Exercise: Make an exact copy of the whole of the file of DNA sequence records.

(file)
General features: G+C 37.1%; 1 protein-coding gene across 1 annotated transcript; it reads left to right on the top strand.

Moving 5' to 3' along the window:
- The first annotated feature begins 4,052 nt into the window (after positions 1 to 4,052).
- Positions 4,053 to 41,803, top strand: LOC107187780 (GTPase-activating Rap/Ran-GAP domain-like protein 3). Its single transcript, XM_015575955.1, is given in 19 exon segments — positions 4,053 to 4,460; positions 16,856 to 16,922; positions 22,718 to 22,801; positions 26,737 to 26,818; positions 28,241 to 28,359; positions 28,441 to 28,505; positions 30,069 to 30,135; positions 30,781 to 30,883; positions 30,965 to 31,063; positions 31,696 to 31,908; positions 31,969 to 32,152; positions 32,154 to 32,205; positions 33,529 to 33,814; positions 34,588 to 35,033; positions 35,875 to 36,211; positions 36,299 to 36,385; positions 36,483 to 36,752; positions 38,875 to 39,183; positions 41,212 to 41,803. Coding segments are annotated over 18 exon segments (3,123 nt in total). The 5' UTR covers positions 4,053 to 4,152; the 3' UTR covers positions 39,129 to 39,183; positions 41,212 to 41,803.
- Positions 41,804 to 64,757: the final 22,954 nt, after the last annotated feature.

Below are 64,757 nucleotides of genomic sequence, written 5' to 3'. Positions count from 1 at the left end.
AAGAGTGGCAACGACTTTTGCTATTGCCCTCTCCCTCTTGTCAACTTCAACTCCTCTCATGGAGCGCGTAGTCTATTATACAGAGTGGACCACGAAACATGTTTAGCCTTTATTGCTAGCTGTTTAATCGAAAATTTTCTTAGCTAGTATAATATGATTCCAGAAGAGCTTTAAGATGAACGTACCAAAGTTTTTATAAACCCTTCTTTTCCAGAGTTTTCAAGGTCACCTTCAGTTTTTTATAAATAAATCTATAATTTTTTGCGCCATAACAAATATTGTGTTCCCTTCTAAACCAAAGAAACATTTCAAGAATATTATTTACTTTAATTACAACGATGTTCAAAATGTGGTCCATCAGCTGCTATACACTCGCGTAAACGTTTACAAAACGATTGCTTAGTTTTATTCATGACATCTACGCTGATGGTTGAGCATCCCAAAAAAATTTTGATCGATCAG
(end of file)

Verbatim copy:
General features: G+C 37.1%; 1 protein-coding gene across 1 annotated transcript; it reads left to right on the top strand.

Moving 5' to 3' along the window:
- The first annotated feature begins 4,052 nt into the window (after positions 1 to 4,052).
- Positions 4,053 to 41,803, top strand: LOC107187780 (GTPase-activating Rap/Ran-GAP domain-like protein 3). Its single transcript, XM_015575955.1, is given in 19 exon segments — positions 4,053 to 4,460; positions 16,856 to 16,922; positions 22,718 to 22,801; positions 26,737 to 26,818; positions 28,241 to 28,359; positions 28,441 to 28,505; positions 30,069 to 30,135; positions 30,781 to 30,883; positions 30,965 to 31,063; positions 31,696 to 31,908; positions 31,969 to 32,152; positions 32,154 to 32,205; positions 33,529 to 33,814; positions 34,588 to 35,033; positions 35,875 to 36,211; positions 36,299 to 36,385; positions 36,483 to 36,752; positions 38,875 to 39,183; positions 41,212 to 41,803. Coding segments are annotated over 18 exon segments (3,123 nt in total). The 5' UTR covers positions 4,053 to 4,152; the 3' UTR covers positions 39,129 to 39,183; positions 41,212 to 41,803.
- Positions 41,804 to 64,757: the final 22,954 nt, after the last annotated feature.

Below are 64,757 nucleotides of genomic sequence, written 5' to 3'. Positions count from 1 at the left end.
AAGAGTGGCAACGACTTTTGCTATTGCCCTCTCCCTCTTGTCAACTTCAACTCCTCTCATGGAGCGCGTAGTCTATTATACAGAGTGGACCACGAAACATGTTTAGCCTTTATTGCTAGCTGTTTAATCGAAAATTTTCTTAGCTAGTATAATATGATTCCAGAAGAGCTTTAAGATGAACGTACCAAAGTTTTTATAAACCCTTCTTTTCCAGAGTTTTCAAGGTCACCTTCAGTTTTTTATAAATAAATCTATAATTTTTTGCGCCATAACAAATATTGTGTTCCCTTCTAAACCAAAGAAACATTTCAAGAATATTATTTACTTTAATTACAACGATGTTCAAAATGTGGTCCATCAGCTGCTATACACTCGCGTAAACGTTTACAAAACGATTGCTTAGTTTTATTCATGACATCTACGCTGATGGTTGAGCATCCCAAAAAAATTTTGATCGATCAG